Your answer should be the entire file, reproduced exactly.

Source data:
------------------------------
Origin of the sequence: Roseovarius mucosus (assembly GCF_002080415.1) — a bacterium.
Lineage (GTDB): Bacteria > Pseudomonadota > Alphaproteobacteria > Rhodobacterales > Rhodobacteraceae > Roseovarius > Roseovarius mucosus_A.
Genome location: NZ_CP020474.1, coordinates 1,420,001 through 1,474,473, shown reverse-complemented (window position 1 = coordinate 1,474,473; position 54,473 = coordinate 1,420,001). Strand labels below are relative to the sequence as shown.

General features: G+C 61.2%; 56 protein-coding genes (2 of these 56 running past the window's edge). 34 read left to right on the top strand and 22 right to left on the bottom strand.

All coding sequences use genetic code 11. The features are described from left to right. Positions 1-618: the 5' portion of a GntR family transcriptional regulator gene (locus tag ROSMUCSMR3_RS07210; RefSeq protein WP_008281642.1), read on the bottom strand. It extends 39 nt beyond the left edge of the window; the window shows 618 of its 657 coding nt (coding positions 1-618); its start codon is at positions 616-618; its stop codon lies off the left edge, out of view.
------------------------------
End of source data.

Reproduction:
Origin of the sequence: Roseovarius mucosus (assembly GCF_002080415.1) — a bacterium.
Lineage (GTDB): Bacteria > Pseudomonadota > Alphaproteobacteria > Rhodobacterales > Rhodobacteraceae > Roseovarius > Roseovarius mucosus_A.
Genome location: NZ_CP020474.1, coordinates 1,420,001 through 1,474,473, shown reverse-complemented (window position 1 = coordinate 1,474,473; position 54,473 = coordinate 1,420,001). Strand labels below are relative to the sequence as shown.

General features: G+C 61.2%; 56 protein-coding genes (2 of these 56 running past the window's edge). 34 read left to right on the top strand and 22 right to left on the bottom strand.

All coding sequences use genetic code 11. The features are described from left to right. Positions 1-618: the 5' portion of a GntR family transcriptional regulator gene (locus tag ROSMUCSMR3_RS07210; RefSeq protein WP_008281642.1), read on the bottom strand. It extends 39 nt beyond the left edge of the window; the window shows 618 of its 657 coding nt (coding positions 1-618); its start codon is at positions 616-618; its stop codon lies off the left edge, out of view.